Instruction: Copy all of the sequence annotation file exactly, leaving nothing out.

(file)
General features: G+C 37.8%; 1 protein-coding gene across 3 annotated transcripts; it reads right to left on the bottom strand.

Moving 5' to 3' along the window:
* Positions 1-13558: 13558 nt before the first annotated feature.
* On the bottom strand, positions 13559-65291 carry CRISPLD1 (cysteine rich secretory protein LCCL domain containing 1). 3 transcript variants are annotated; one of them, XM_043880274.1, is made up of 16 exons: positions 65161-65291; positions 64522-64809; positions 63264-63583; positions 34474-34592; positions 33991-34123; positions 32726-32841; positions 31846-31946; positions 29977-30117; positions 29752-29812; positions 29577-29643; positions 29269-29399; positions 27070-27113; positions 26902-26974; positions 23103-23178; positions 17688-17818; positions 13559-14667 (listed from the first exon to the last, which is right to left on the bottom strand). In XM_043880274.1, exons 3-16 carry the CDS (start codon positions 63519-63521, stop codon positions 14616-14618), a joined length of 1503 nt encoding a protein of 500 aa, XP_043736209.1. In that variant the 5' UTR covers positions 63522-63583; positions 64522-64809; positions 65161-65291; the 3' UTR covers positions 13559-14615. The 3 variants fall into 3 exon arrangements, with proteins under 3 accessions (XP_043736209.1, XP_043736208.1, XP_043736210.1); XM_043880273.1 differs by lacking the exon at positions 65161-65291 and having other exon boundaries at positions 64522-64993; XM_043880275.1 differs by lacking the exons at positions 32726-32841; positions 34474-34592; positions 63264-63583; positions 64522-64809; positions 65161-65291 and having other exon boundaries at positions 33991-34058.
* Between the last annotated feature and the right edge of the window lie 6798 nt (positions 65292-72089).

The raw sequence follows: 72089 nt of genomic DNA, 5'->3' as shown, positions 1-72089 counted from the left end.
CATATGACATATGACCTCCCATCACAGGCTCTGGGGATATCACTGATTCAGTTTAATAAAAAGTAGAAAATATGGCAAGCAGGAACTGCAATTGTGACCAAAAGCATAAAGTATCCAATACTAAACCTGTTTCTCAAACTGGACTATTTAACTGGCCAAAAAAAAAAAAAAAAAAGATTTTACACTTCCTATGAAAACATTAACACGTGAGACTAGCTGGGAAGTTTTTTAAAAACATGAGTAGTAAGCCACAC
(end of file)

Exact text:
General features: G+C 37.8%; 1 protein-coding gene across 3 annotated transcripts; it reads right to left on the bottom strand.

Moving 5' to 3' along the window:
* Positions 1-13558: 13558 nt before the first annotated feature.
* On the bottom strand, positions 13559-65291 carry CRISPLD1 (cysteine rich secretory protein LCCL domain containing 1). 3 transcript variants are annotated; one of them, XM_043880274.1, is made up of 16 exons: positions 65161-65291; positions 64522-64809; positions 63264-63583; positions 34474-34592; positions 33991-34123; positions 32726-32841; positions 31846-31946; positions 29977-30117; positions 29752-29812; positions 29577-29643; positions 29269-29399; positions 27070-27113; positions 26902-26974; positions 23103-23178; positions 17688-17818; positions 13559-14667 (listed from the first exon to the last, which is right to left on the bottom strand). In XM_043880274.1, exons 3-16 carry the CDS (start codon positions 63519-63521, stop codon positions 14616-14618), a joined length of 1503 nt encoding a protein of 500 aa, XP_043736209.1. In that variant the 5' UTR covers positions 63522-63583; positions 64522-64809; positions 65161-65291; the 3' UTR covers positions 13559-14615. The 3 variants fall into 3 exon arrangements, with proteins under 3 accessions (XP_043736209.1, XP_043736208.1, XP_043736210.1); XM_043880273.1 differs by lacking the exon at positions 65161-65291 and having other exon boundaries at positions 64522-64993; XM_043880275.1 differs by lacking the exons at positions 32726-32841; positions 34474-34592; positions 63264-63583; positions 64522-64809; positions 65161-65291 and having other exon boundaries at positions 33991-34058.
* Between the last annotated feature and the right edge of the window lie 6798 nt (positions 65292-72089).

The raw sequence follows: 72089 nt of genomic DNA, 5'->3' as shown, positions 1-72089 counted from the left end.
CATATGACATATGACCTCCCATCACAGGCTCTGGGGATATCACTGATTCAGTTTAATAAAAAGTAGAAAATATGGCAAGCAGGAACTGCAATTGTGACCAAAAGCATAAAGTATCCAATACTAAACCTGTTTCTCAAACTGGACTATTTAACTGGCCAAAAAAAAAAAAAAAAAAGATTTTACACTTCCTATGAAAACATTAACACGTGAGACTAGCTGGGAAGTTTTTTAAAAACATGAGTAGTAAGCCACAC